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Staying Connected
Sichos in English

Yechidus; 16th of Adar, 5750

1. As is customary after having spent some time together, before each person returns to his own home, we gather together — men, women and children — once more. There is a unique significance in holding such a gathering at the present time, since the unity of the Jewish people is one of the central themes of the Purim holiday, which we have just celebrated.

To this end, when Haman asked Achashverosh for permission to destroy the Jewish people, he said, “There is one nation, dispersed and divided among all the nations in all the countries of your kingdom,” indicating that it was the disunity that existed among the Jewish people that allowed the possibility of Haman’s decree. Indeed, separation is the source of all exile and negative decrees. Conversely, Haman’s decree was nullified through an expression of unity, demonstrating that even if the Jewish people are “dispersed and divided” throughout the world, they remain “one nation.”

Similarly, in the present context, although each individual is about to return to his home, we meet again to emphasize the bond of unity that we share. At this meeting, each person should accept resolutions to maintain a connection, emphasizing that the separation between us is merely external. On the contrary, this separation generates feelings of love and longing for each other…

2. We can derive a lesson from the fact that it is accepted Jewish custom to read the entire Megilla on Purim. Although it is possible to fulfill one’s obligation by reading only the section of the Megilla that describes the force of the miracle, it is a universally accepted practice to begin the reading from the first verse, “And it was in the days of King Achashverosh.”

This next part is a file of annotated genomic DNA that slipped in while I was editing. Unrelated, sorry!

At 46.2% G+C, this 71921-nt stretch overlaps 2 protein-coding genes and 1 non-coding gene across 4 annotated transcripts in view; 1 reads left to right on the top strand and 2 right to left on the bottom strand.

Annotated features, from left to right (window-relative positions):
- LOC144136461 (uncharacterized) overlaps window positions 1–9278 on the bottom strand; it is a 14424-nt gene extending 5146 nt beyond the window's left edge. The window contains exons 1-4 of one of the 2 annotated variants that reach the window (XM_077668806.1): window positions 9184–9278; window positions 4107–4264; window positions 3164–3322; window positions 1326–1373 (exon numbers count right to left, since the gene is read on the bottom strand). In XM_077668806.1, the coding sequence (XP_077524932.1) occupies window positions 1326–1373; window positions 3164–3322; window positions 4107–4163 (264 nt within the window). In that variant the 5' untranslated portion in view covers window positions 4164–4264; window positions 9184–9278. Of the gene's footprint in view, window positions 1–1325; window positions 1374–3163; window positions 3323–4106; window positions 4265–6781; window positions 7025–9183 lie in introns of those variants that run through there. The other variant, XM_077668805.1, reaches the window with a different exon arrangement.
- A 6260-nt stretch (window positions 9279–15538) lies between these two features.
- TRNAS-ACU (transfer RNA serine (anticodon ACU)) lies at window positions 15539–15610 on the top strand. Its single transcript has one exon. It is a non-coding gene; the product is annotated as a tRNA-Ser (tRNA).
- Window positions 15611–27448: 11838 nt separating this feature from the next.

Our Sages relate that King Achashverosh symbolizes G-d Himself, “the King Who is the master of the beginning [reishis] and the end [acharis].” Although Achashverosh did several undesirable things to the Jewish people and did not behave in an appropriate manner for a king, to the extent that our Sages described him as a foolish king, this foolish king serves as a metaphor for G-d. Although this comparison seems difficult to comprehend, it can be understood based on the concept that every being in the world exists by virtue of a Divine life-force that maintains its existence every moment. Thus, at every moment, Achashverosh, even as he exists as a foolish king, is brought into being by a G-dly life force. Consequently, his name, symbolic of a being’s life-force, can teach us an important lesson in the service of G-d.

A Jew must realize that he must “master the beginning and the end.” That is, at every stage one must ensure that the “end” of a movement is connected to its “beginning.” It is not sufficient that an activity be initiated with good intentions; its end must also be “mastered” by G-d, which is the ultimate desire of every Jew.